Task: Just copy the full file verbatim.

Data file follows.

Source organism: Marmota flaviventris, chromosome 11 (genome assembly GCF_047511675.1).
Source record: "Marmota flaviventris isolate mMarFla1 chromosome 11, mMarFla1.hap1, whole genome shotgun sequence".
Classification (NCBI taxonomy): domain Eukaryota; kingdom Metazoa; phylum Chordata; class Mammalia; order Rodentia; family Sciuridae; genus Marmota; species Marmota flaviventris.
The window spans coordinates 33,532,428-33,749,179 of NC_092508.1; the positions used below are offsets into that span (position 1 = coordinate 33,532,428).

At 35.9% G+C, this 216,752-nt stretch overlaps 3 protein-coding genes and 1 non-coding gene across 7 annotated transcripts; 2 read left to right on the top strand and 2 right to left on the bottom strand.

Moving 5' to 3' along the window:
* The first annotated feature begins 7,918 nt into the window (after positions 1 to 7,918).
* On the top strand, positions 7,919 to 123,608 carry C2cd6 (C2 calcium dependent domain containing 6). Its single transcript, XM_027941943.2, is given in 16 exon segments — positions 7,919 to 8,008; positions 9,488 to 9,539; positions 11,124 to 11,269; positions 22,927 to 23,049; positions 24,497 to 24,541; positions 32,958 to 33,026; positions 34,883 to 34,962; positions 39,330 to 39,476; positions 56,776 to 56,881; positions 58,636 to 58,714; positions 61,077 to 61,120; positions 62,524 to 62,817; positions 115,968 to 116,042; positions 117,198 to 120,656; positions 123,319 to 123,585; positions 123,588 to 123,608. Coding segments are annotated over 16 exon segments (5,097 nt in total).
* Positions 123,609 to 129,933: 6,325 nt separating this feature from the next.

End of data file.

Source organism: Marmota flaviventris, chromosome 11 (genome assembly GCF_047511675.1).
Source record: "Marmota flaviventris isolate mMarFla1 chromosome 11, mMarFla1.hap1, whole genome shotgun sequence".
Classification (NCBI taxonomy): domain Eukaryota; kingdom Metazoa; phylum Chordata; class Mammalia; order Rodentia; family Sciuridae; genus Marmota; species Marmota flaviventris.
The window spans coordinates 33,532,428-33,749,179 of NC_092508.1; the positions used below are offsets into that span (position 1 = coordinate 33,532,428).

At 35.9% G+C, this 216,752-nt stretch overlaps 3 protein-coding genes and 1 non-coding gene across 7 annotated transcripts; 2 read left to right on the top strand and 2 right to left on the bottom strand.

Moving 5' to 3' along the window:
* The first annotated feature begins 7,918 nt into the window (after positions 1 to 7,918).
* On the top strand, positions 7,919 to 123,608 carry C2cd6 (C2 calcium dependent domain containing 6). Its single transcript, XM_027941943.2, is given in 16 exon segments — positions 7,919 to 8,008; positions 9,488 to 9,539; positions 11,124 to 11,269; positions 22,927 to 23,049; positions 24,497 to 24,541; positions 32,958 to 33,026; positions 34,883 to 34,962; positions 39,330 to 39,476; positions 56,776 to 56,881; positions 58,636 to 58,714; positions 61,077 to 61,120; positions 62,524 to 62,817; positions 115,968 to 116,042; positions 117,198 to 120,656; positions 123,319 to 123,585; positions 123,588 to 123,608. Coding segments are annotated over 16 exon segments (5,097 nt in total).
* Positions 123,609 to 129,933: 6,325 nt separating this feature from the next.